Defray your medical expenses. The COVID-19 pandemic has left some families with large medical bills, not all of them covered by insurance. If you itemize, you can deduct un­reimbursed medical expenses that exceed 7.5% of your adjusted gross income. If your AGI was $50,000, for example, you would only be allowed to deduct the unreimbursed medical expenses that exceeded $3,750. The list of eligible expenses is long, ranging from the costs of long-term care to prescription drugs. COVID-19 at-home tests and personal protective equipment, such as masks, hand sanitizer and sanitizing wipes, are deductible medical expenses if they’re used primarily for preventing the spread of COVID-19. Costs for dental and vision care that aren’t covered by your insurance are also deductible.

Charitable giving. It’s too late to make charitable contributions for 2021, but if you itemize, make sure you claim credit for all of the donations you made last year.

If you made large charitable contributions last year—perhaps as part of your estate plans—you’ll be able to deduct donations worth up to 100% of your adjusted gross income. (In the past, the maximum deduction for cash contributions was 60% of AGI, but Congress expanded the tax break to encourage charitable giving during the pandemic.)

If you cleaned out your attic and closets last year, keep in mind that you can deduct the fair market value of donations of clothes, books and other noncash items. Some tax software will help you estimate the value of donated items.

Tax Breaks for Disaster Victims

Although April 18 is the deadline for most taxpayers (who don’t request an extension), victims of the tornadoes that devastated parts of Kentucky, Arkansas, Illinois and Tennessee, as well as victims of Colorado wildfires, have until May 16 to file individual and business tax returns and pay any taxes owed. Taxpayers in the affected areas have until May 16 to contribute to their 2021 IRAs, too.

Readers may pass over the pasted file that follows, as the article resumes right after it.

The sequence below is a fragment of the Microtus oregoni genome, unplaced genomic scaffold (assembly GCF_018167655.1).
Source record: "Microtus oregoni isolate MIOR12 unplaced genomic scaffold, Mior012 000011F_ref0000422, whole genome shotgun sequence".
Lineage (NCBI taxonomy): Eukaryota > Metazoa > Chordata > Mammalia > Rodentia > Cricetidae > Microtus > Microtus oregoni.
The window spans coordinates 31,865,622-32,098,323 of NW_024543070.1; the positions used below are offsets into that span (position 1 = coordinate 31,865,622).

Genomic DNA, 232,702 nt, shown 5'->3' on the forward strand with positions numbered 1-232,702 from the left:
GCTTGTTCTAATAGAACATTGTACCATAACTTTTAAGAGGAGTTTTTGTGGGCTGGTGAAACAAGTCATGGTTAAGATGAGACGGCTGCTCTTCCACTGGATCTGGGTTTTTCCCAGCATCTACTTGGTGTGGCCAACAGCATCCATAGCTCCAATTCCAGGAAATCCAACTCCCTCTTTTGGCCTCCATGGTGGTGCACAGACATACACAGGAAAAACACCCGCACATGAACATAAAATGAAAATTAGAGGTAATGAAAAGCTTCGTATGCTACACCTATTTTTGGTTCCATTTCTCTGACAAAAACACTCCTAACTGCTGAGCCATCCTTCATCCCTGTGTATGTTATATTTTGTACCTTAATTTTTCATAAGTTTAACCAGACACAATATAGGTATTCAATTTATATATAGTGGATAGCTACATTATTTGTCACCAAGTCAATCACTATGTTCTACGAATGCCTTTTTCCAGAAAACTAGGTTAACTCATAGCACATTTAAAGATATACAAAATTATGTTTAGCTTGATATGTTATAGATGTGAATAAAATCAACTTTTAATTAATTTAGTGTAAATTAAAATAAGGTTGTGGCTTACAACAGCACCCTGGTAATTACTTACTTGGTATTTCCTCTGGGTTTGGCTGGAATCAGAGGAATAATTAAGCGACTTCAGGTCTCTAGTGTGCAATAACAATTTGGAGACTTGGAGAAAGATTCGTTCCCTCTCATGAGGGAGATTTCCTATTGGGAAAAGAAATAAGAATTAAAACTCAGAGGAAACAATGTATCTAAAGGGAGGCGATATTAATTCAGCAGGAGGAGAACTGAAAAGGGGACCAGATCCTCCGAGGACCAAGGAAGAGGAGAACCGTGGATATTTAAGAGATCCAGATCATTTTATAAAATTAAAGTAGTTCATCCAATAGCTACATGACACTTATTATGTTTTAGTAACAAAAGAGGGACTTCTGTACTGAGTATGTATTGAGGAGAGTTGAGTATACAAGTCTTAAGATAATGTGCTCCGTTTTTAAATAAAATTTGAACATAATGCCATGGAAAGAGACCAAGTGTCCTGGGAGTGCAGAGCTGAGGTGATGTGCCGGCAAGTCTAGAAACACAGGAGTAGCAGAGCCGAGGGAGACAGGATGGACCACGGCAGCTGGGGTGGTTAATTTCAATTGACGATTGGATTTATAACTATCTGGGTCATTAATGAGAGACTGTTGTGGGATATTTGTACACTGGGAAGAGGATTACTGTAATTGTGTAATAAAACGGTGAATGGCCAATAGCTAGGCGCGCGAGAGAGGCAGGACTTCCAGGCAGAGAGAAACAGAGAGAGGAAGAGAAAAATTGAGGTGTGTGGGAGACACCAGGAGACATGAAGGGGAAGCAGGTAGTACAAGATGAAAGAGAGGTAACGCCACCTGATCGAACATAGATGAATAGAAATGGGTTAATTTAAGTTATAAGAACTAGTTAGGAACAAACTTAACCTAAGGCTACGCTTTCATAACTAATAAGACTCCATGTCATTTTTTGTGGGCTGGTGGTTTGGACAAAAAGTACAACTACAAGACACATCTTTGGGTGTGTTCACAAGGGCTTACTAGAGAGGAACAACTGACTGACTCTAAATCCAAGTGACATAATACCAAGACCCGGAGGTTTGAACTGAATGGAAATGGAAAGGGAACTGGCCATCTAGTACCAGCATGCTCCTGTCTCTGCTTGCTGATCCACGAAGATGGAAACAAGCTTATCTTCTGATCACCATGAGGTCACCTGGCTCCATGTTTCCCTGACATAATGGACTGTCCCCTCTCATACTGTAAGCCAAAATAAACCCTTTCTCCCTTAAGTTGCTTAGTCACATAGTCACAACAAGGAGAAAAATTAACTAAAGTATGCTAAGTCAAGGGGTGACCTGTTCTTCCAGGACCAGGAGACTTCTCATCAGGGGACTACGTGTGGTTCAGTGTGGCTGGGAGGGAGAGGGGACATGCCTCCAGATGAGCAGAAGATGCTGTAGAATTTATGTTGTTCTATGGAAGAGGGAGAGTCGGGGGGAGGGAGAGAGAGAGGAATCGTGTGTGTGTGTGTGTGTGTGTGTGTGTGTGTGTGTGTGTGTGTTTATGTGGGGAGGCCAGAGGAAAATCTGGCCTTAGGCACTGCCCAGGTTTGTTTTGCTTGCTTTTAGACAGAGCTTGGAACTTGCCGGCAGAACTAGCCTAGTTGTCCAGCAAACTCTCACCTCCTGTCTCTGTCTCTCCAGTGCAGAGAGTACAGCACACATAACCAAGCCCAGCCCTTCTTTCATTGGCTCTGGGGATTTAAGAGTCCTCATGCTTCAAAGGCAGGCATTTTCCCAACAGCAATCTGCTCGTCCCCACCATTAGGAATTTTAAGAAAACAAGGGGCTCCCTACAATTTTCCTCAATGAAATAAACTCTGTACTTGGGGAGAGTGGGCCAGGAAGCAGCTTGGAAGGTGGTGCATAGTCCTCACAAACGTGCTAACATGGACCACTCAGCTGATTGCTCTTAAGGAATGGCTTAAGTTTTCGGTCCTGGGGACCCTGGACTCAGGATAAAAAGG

Tornado and wildfire victims will also get more time to make the quarterly estimated tax payments that are due on January 18 and April 18, 2022. If you missed the estimated tax payment for the fourth quarter of 2021 that’s normally due on January 18, you can include it with your 2021 tax return that’s due May 16.

If you live in the affected areas, you don’t need to contact the IRS to get this relief. However, if you receive a late-filing or late-payment penalty notice from the IRS, call the number on the notice to have the penalty abated.

The IRS says it will work with taxpayers who live outside the affected areas but had tax records in the disaster zones. This includes workers assisting the disaster-relief activities who are affiliated with a recognized government or philanthropic organization.

Deducting your losses. The 2017 Tax Cuts and Jobs Act limited the deduction for unreimbursed casualty losses, but it’s still available if the losses occurred in a federally declared disaster area—which means victims of tornadoes, wildfires, hurricanes and other disasters may still be able to claim a portion of their losses.

You must itemize to claim this deduction. But even if you ordinarily claim the standard deduction, your losses, combined with other deductible expenses, could push you over the standard-deduction threshold. You must subtract reimbursement from your insurance provider and funds from government assistance when you calculate your loss, along with any reimbursements you expect to receive.

Once you’ve determined that you have enough deductions to get over the threshold to itemize, you must reduce the amount of your unreimbursed losses by $100. After you’ve done that, you can only deduct unreimbursed losses that exceed 10% of your adjusted gross income. If, for example, your adjusted gross income last year was $150,000 and your total net loss was $83,000, you would first reduce it to $82,900, then knock off $15,000, leaving you with a net deduction of $67,900.